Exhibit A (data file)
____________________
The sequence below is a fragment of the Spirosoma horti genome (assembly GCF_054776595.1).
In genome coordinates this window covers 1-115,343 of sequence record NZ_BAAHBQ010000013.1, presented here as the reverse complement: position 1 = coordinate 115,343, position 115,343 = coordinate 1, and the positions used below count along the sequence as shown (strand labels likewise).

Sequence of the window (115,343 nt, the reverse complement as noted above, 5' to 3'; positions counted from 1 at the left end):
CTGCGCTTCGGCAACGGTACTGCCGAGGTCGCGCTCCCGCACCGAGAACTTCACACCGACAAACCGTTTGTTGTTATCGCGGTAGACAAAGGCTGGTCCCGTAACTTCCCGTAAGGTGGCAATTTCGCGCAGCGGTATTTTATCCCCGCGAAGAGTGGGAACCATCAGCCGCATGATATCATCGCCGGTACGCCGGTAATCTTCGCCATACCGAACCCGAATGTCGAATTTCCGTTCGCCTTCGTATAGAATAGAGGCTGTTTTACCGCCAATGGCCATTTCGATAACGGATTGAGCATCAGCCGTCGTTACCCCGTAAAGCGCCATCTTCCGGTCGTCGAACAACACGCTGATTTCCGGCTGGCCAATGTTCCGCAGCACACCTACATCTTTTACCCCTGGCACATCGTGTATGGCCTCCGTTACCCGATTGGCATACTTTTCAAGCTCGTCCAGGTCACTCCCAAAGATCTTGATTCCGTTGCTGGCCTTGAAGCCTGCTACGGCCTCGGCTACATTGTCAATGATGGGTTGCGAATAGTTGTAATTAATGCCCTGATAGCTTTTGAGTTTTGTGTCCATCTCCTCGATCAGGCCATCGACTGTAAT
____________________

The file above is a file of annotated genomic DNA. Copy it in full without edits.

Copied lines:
The sequence below is a fragment of the Spirosoma horti genome (assembly GCF_054776595.1).
In genome coordinates this window covers 1-115,343 of sequence record NZ_BAAHBQ010000013.1, presented here as the reverse complement: position 1 = coordinate 115,343, position 115,343 = coordinate 1, and the positions used below count along the sequence as shown (strand labels likewise).

Sequence of the window (115,343 nt, the reverse complement as noted above, 5' to 3'; positions counted from 1 at the left end):
CTGCGCTTCGGCAACGGTACTGCCGAGGTCGCGCTCCCGCACCGAGAACTTCACACCGACAAACCGTTTGTTGTTATCGCGGTAGACAAAGGCTGGTCCCGTAACTTCCCGTAAGGTGGCAATTTCGCGCAGCGGTATTTTATCCCCGCGAAGAGTGGGAACCATCAGCCGCATGATATCATCGCCGGTACGCCGGTAATCTTCGCCATACCGAACCCGAATGTCGAATTTCCGTTCGCCTTCGTATAGAATAGAGGCTGTTTTACCGCCAATGGCCATTTCGATAACGGATTGAGCATCAGCCGTCGTTACCCCGTAAAGCGCCATCTTCCGGTCGTCGAACAACACGCTGATTTCCGGCTGGCCAATGTTCCGCAGCACACCTACATCTTTTACCCCTGGCACATCGTGTATGGCCTCCGTTACCCGATTGGCATACTTTTCAAGCTCGTCCAGGTCACTCCCAAAGATCTTGATTCCGTTGCTGGCCTTGAAGCCTGCTACGGCCTCGGCTACATTGTCAATGATGGGTTGCGAATAGTTGTAATTAATGCCCTGATAGCTTTTGAGTTTTGTGTCCATCTCCTCGATCAGGCCATCGACTGTAAT